It is only a little more than fifteen years ago that the first of the contemporary international courts was created to prosecute those who commit war crimes, crimes against humanity, and genocide. That court, the International Criminal Tribunal for the former Yugoslavia, may soon mete out justice to a new defendant, following the arrest in Belgrade of Radovan Karadzic, wartime leader of Bosnia’s Serbs.
Yet there is already a persistent theme in criticism of such tribunals: in their effort to do justice, they are obstructing achievement of a more important goal, peace. Such complaints have been expressed most vociferously when sitting heads of state are accused of crimes. The charges filed by the prosecutor of the International Criminal Court against Sudanese President Omar Hassan al-Bashir for crimes against humanity and genocide in Darfur are the latest example.& Indeed, the denunciations of the justice process this time are more intense and more vehement than in the past.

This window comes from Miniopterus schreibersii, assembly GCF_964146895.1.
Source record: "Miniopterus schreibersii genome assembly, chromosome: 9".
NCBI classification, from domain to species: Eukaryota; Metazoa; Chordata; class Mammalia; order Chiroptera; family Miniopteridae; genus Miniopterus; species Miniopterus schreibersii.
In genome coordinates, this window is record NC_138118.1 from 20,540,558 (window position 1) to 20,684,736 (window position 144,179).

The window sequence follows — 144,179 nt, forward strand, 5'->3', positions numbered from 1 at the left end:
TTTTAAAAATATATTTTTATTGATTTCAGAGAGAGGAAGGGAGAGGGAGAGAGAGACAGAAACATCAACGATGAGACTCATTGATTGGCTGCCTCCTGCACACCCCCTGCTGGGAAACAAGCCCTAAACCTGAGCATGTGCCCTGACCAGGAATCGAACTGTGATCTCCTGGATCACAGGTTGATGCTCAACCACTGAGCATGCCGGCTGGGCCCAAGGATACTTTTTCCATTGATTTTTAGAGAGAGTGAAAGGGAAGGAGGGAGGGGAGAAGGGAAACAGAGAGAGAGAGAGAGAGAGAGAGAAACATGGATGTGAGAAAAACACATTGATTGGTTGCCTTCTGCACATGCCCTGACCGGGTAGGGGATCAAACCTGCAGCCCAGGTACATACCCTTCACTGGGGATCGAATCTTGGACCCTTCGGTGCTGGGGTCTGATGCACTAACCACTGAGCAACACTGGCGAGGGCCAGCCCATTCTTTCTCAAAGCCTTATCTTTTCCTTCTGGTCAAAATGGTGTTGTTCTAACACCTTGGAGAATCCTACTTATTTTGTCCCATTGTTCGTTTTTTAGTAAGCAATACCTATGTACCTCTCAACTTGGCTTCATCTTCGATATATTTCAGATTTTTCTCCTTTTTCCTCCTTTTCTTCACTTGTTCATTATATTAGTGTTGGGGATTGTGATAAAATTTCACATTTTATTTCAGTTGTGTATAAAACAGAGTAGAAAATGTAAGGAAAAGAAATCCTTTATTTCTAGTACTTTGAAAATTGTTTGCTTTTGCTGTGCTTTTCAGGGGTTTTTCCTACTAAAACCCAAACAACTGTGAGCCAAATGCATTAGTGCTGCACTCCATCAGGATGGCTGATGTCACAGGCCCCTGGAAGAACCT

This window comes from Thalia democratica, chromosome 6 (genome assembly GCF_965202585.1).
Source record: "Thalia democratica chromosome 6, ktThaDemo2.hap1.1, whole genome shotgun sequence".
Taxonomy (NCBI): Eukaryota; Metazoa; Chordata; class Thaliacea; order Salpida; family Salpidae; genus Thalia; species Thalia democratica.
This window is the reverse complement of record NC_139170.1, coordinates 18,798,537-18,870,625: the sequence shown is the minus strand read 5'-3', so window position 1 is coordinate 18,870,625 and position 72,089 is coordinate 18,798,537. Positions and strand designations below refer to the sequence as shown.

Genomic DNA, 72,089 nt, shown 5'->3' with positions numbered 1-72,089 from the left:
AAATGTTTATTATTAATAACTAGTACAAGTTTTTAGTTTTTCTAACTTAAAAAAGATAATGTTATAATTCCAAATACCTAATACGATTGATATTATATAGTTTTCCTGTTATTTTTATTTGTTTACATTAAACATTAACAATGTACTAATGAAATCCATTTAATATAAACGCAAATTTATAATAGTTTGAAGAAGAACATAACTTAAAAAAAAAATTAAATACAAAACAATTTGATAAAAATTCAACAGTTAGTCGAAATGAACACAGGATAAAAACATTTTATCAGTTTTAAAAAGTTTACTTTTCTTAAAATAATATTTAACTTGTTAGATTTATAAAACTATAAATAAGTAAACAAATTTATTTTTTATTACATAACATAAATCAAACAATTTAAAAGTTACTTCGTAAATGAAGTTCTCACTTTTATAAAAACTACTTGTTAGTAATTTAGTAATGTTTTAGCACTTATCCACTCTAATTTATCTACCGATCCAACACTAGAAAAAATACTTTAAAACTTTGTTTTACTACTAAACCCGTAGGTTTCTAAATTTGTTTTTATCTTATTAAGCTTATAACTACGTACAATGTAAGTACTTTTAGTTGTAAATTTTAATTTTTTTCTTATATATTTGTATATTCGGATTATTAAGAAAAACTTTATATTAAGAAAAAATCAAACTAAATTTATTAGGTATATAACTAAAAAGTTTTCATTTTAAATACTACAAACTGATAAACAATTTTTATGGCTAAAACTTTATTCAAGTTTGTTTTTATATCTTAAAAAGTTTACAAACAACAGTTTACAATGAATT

The complaints were also loud in 1995, when the ICTY’s prosecutor indicted Karadzic and his military chief, General Ratko Mladic, and even louder when they were indicted again later in the same year for the massacre at Srebrenica. The timing of that second indictment especially aroused critics, because it came just before the start of the Dayton peace conference.& Because they faced arrest, Karadzic and Mladic did not go to Dayton.
But, as matters turned out, their absence did not hinder the parties from reaching an agreement. Indeed, it may have helped as the leaders of Bosnia, Croatia, and Yugoslavia negotiated an end to the war in Bosnia.